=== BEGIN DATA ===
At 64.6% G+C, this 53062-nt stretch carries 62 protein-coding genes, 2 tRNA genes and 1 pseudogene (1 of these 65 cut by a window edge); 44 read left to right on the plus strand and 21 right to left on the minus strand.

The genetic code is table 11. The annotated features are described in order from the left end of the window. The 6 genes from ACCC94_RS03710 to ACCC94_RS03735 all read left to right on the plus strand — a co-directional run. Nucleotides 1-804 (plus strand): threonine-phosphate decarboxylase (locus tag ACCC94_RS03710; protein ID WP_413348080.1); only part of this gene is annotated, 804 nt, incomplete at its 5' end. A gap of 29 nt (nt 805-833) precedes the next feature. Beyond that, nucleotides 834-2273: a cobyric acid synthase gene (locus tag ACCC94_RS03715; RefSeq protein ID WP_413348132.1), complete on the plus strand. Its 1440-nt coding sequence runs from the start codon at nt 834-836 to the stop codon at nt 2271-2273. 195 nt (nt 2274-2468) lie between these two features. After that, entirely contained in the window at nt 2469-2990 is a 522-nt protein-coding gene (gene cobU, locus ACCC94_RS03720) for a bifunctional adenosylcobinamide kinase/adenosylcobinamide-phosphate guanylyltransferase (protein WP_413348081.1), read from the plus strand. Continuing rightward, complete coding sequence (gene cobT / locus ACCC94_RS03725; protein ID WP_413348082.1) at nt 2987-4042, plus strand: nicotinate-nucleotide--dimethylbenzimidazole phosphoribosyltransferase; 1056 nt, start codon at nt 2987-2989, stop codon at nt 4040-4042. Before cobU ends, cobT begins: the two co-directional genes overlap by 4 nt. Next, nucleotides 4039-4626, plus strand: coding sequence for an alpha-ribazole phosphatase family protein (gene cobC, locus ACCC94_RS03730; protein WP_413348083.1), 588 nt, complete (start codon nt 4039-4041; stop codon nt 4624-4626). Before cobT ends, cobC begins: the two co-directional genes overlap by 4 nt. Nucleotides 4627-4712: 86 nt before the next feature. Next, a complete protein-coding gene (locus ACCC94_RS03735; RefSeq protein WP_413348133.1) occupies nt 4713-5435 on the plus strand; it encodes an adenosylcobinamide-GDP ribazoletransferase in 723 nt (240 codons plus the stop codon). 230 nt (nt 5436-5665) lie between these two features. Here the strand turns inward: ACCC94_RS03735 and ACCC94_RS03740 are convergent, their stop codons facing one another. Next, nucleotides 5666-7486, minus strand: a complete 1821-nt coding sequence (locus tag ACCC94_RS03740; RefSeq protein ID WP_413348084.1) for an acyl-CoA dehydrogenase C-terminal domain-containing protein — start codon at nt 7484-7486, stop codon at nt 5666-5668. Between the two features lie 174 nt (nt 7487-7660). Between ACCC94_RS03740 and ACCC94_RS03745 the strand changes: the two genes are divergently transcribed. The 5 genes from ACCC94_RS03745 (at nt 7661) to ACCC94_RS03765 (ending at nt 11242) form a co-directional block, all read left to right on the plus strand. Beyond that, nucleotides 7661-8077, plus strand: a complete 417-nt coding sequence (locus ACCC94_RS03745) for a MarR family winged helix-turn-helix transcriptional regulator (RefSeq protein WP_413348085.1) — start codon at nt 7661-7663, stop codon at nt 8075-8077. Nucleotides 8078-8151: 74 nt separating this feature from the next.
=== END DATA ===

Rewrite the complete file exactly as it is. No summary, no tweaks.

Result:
At 64.6% G+C, this 53062-nt stretch carries 62 protein-coding genes, 2 tRNA genes and 1 pseudogene (1 of these 65 cut by a window edge); 44 read left to right on the plus strand and 21 right to left on the minus strand.

The genetic code is table 11. The annotated features are described in order from the left end of the window. The 6 genes from ACCC94_RS03710 to ACCC94_RS03735 all read left to right on the plus strand — a co-directional run. Nucleotides 1-804 (plus strand): threonine-phosphate decarboxylase (locus tag ACCC94_RS03710; protein ID WP_413348080.1); only part of this gene is annotated, 804 nt, incomplete at its 5' end. A gap of 29 nt (nt 805-833) precedes the next feature. Beyond that, nucleotides 834-2273: a cobyric acid synthase gene (locus tag ACCC94_RS03715; RefSeq protein ID WP_413348132.1), complete on the plus strand. Its 1440-nt coding sequence runs from the start codon at nt 834-836 to the stop codon at nt 2271-2273. 195 nt (nt 2274-2468) lie between these two features. After that, entirely contained in the window at nt 2469-2990 is a 522-nt protein-coding gene (gene cobU, locus ACCC94_RS03720) for a bifunctional adenosylcobinamide kinase/adenosylcobinamide-phosphate guanylyltransferase (protein WP_413348081.1), read from the plus strand. Continuing rightward, complete coding sequence (gene cobT / locus ACCC94_RS03725; protein ID WP_413348082.1) at nt 2987-4042, plus strand: nicotinate-nucleotide--dimethylbenzimidazole phosphoribosyltransferase; 1056 nt, start codon at nt 2987-2989, stop codon at nt 4040-4042. Before cobU ends, cobT begins: the two co-directional genes overlap by 4 nt. Next, nucleotides 4039-4626, plus strand: coding sequence for an alpha-ribazole phosphatase family protein (gene cobC, locus ACCC94_RS03730; protein WP_413348083.1), 588 nt, complete (start codon nt 4039-4041; stop codon nt 4624-4626). Before cobT ends, cobC begins: the two co-directional genes overlap by 4 nt. Nucleotides 4627-4712: 86 nt before the next feature. Next, a complete protein-coding gene (locus ACCC94_RS03735; RefSeq protein WP_413348133.1) occupies nt 4713-5435 on the plus strand; it encodes an adenosylcobinamide-GDP ribazoletransferase in 723 nt (240 codons plus the stop codon). 230 nt (nt 5436-5665) lie between these two features. Here the strand turns inward: ACCC94_RS03735 and ACCC94_RS03740 are convergent, their stop codons facing one another. Next, nucleotides 5666-7486, minus strand: a complete 1821-nt coding sequence (locus tag ACCC94_RS03740; RefSeq protein ID WP_413348084.1) for an acyl-CoA dehydrogenase C-terminal domain-containing protein — start codon at nt 7484-7486, stop codon at nt 5666-5668. Between the two features lie 174 nt (nt 7487-7660). Between ACCC94_RS03740 and ACCC94_RS03745 the strand changes: the two genes are divergently transcribed. The 5 genes from ACCC94_RS03745 (at nt 7661) to ACCC94_RS03765 (ending at nt 11242) form a co-directional block, all read left to right on the plus strand. Beyond that, nucleotides 7661-8077, plus strand: a complete 417-nt coding sequence (locus ACCC94_RS03745) for a MarR family winged helix-turn-helix transcriptional regulator (RefSeq protein WP_413348085.1) — start codon at nt 7661-7663, stop codon at nt 8075-8077. Nucleotides 8078-8151: 74 nt separating this feature from the next.